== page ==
Unfortunately, that message still involves addressing the issue of race in America. EarthGang had the opportunity to travel the nation as part of separate tours with Ab-Soul and Fashawn. Their experiences on the road included reminders that some citizens of this country still have an issue with young, Black males simply because of the color of their skin.
“One time we got kicked out of a hotel for smoking weed. We smoked zero weed. We didn’t even pull the sh*t out in the hotel,” conveys Dot. “We were in Kansas City, Kansas. We went right across the bridge that same day to Kansas City, Missouri. Not only was the staff a different shade of people, they were very hospitable. We got our first taste of that.”
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Both rappers mention similar incidents in other states. One unwarranted police stop happened outside the same city where Caucasian software developer Michael Dunn murdered 17-year-old African-American Jordan Davis over playing rap music too loud.
“We were driving to Jacksonville on the Ab-Soul tour. One of the service vehicles – not highway patrol – pulled us over. He was an off duty officer. He told us, ‘You’re going too fast. That’s how people end up getting shot down here,’” states Venus. “He didn’t give us a ticket, because he was off duty. He didn’t have the jurisdiction to do any of this stuff. He low-key threatened us. That sh*t is commonplace.”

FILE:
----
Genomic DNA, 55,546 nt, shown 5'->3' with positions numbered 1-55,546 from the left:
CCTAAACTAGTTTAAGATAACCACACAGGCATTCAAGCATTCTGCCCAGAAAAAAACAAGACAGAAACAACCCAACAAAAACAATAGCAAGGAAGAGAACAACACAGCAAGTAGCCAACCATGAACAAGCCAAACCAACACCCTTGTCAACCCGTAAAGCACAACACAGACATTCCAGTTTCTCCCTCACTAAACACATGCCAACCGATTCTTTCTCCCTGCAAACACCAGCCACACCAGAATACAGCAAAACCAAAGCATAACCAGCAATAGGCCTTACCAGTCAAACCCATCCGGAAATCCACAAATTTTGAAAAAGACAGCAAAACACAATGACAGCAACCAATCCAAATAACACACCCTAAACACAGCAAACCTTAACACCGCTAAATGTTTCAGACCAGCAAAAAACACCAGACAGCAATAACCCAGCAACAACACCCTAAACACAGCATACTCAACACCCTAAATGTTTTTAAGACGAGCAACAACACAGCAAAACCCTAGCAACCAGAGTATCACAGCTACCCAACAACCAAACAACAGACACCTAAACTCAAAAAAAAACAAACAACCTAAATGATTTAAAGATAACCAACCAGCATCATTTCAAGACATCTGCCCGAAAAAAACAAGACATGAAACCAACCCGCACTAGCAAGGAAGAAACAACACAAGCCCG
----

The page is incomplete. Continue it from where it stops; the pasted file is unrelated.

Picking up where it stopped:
Like Bob Marley, Nina Simone, Marvin Gaye, and Lauryn Hill before them, EarthGang use their art to shine a light on the political and social concerns of the greater society. Songs such as “New Malcolm X” and “Mojo” are rhythmic presentations equivalent to HBCU poli-sci lectures.
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Doctur Dot and Johnny Venus are set to continue their authentic entertainment instruction with the forthcoming Strays With Rabies album. The project features production by DJ Khalil, J.U.S.T.I.C.E. League, Mike Will Made It’s Eardrummers, and the Dungeon Family’s Organized Noize. The latter two beat making teams suggest the LP will contain some of the diverse styles radiating from the ATL.
Could Strays represent the intersection between Organized Noize’s Southernplayalistic sound and Mike Will Made It’s Trap tendencies? Listeners will have to wait until EarthGang’s latest work hits stores to find out, but the Georgia boys definitely recognize a common bond with their street-centered A-Town counterparts.
Venus declares, “We’re not seen as the Trap guys from Atlanta, but we go through the same things that they go through. Same day, same city, same troubles.”
Read other installments of AllHipHop’s #ATLRiseUp series here.
To purchase tickets to Mac Miller’s “The GO:OD AM Tour” featuring EarthGang visit haveagoodam.com.
Stream EarthGang’s Shallow Graves For Toys below and purchase the album on iTunes.